Though it has yet to be introduced in Congress, Senator Marco Rubio’s alternative to the DREAM Act received an appraisal from the Washington Post this week, which noted that it represents an effort to shake the hard-line anti-immigrant sentiment voiced by many leading conservative politicians. The editorial also noted, however, that the outlines of his proposal promote what’s tantamount to “permanent second-class status.”

Rubio has attempted to sidestep the controversial issue of legalization—a key component of the DREAM Act—by arguing that Congress can give undocumented youth “nonimmigrant” legal status and then let them find their own path to citizenship. Rubio states:

All this does is award a nonimmigrant visa to these kids who find themselves in this very difficult circumstance. At some point in the future, they would have no more or no less rights than anybody else in the world. They wouldn’t be getting any preferential treatment.

The trouble is, fending for yourself on the road to citizenship is difficult, if not impossible these days.

While we can’t precisely critique a bill that does not yet exist, the buzz words Rubio uses—including “nonimmigrant,” “being treated like everyone else,” and “no special treatment”—reflect a shallow understanding of our current immigration system.

To understand how these terms play out in real life, it’s important to understand a few things about our immigration laws. As we have noted many times in the past, there is no actual “line” that eager young people can simply join to become lawful permanent residents (which is the necessary precursor to becoming citizens).  Instead, without the protections and careful drafting that have gone into the DREAM Act, immigrant youth may find themselves in a dead-end status that ultimately limits their rights and opportunities.

Also, the term “nonimmigrant” refers to foreign nationals who will presumably return to their home country rather than settle in the United States when their visa expires.  While some visas allow nonimmigrants to live and work here for extended periods, the nonimmigrant scheme assumes that you aren’t planning on making the United States your home. Historically, nonimmigrant visas were never intended to give individuals life-long status in the United States.

From this perspective, DREAMers are the opposite of “nonimmigrants.”  For many, the United States is the only country they know. They don’t have another home to return to, and they hope to become citizens of the country they’ve lived in for most of their lives.  Thus, from the start, Senator Rubio’s proposal undermines the unique characteristics of DREAMers and ignores the whole reason the DREAM Act has become necessary—a generation of children are growing into young adults in this country with no mechanism for remaining permanently and fully participating in the country they love.

Moreover, treating DREAMers “like everyone else” would dump them into an immigration system that already has trouble keeping up with demand.  Because most lawful permanent resident visas, or “green cards” as they are commonly known, are tied to a family or employment relationship, DREAMers will have to find a way to qualify for the small number of available slots.  For example, only 140,000 employment visas are available annually, and it is the employer, not the employee, who decides whether to sponsor an employee for a green card. On the family side, there are no caps for marriage to a United States citizen of the opposite sex. But while some DREAMers would have the option of marrying an American, it seems unlikely that Congress would want to sanction marriage as the only guaranteed way for DREAMers to become citizens.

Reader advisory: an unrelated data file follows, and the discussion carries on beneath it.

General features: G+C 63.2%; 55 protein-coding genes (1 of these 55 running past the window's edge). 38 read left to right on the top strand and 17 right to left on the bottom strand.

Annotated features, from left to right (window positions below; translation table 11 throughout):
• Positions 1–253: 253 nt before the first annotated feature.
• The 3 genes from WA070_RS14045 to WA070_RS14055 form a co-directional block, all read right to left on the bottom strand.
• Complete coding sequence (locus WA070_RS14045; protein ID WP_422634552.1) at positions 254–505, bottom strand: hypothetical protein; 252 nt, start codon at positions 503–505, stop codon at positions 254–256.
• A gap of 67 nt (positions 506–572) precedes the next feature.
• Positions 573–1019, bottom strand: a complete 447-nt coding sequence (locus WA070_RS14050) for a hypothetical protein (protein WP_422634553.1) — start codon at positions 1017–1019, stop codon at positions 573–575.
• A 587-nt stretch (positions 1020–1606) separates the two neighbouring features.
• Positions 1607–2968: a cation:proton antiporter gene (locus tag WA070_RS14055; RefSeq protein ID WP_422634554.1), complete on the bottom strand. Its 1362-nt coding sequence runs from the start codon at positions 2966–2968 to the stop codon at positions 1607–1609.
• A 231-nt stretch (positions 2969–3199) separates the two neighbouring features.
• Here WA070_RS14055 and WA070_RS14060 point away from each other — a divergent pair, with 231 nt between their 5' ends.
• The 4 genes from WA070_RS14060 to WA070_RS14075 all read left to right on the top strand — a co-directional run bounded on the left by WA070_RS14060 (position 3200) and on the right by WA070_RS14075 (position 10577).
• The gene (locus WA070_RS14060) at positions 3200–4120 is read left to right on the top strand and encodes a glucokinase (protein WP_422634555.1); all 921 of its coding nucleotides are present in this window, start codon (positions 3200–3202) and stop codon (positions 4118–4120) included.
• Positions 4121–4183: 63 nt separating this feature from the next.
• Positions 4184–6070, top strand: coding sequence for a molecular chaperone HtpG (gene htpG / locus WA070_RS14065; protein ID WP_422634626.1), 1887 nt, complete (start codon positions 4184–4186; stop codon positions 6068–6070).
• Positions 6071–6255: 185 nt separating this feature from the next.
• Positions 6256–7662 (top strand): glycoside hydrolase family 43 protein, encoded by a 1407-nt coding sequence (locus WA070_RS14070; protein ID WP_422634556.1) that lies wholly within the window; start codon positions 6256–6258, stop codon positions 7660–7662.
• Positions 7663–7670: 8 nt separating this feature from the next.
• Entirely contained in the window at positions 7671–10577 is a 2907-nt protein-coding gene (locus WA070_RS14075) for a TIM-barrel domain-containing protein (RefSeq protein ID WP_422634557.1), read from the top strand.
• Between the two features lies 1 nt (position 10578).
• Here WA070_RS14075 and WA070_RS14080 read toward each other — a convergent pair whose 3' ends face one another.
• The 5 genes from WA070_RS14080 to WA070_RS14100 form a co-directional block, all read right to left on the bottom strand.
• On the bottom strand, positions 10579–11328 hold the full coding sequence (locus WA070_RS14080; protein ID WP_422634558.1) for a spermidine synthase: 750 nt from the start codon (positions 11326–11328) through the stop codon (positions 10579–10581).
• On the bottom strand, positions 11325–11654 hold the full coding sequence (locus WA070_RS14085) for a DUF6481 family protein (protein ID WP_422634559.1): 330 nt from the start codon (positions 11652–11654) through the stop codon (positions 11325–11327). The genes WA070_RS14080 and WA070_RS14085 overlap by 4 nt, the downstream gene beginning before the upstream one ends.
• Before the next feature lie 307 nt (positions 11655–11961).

Furthermore, even if a DREAMer qualifies for a green card, those who entered the country unlawfully could face numerous barriers to becoming permanent residents. For example, under existing law, they would have to leave the country to obtain a permanent visa—and if they were unlawfully present for more than six months after their eighteenth birthday, they would face a three- to ten-year bar on returning.  This has been a nightmare for many families, and without the DREAM Act, immigrant youth will have to struggle through waivers, hardship claims, and extra costs associated with fixing these problems, and even then, with no guarantee of permanent status.

There are countless other problems that follow from a system that sidesteps permanent legal status. Questions about expiration of the visa, renewals, costs, work authorization, age limits, age at the time of entry—all the details that make crafting a program that meets the specific needs of a unique group—are not part of the public discussion of Rubio’s bill. These details matter a great deal when determining whether legislation is workable, can attract sponsors and votes, and has any chance of passing. By minimizing the unique issues of DREAMers and proposing to treat them like everybody else, Senator Rubio’s proposal diminishes the likelihood that it will be effective.

It’s understandable that some DREAM Act supporters are willing to look beyond these problems because Senator Rubio is holding out the promise of legal status and putting a lot of effort in discussing it publicly. Being free from the threat of deportation is no small victory, but the trade-offs must be carefully weighed.  If Rubio’s legislative solution triumphs, Congress would institutionalize a kind of legal limbo and second-class citizenship which is not in the best interests of our country.

It’s encouraging that Senator Rubio has taken on this issue, and we hope that it will bring more voices to the table. At the same time, any proposal that rests on the premise that all is right with the current immigration process is being built on very shaky ground.

Photo by j valas

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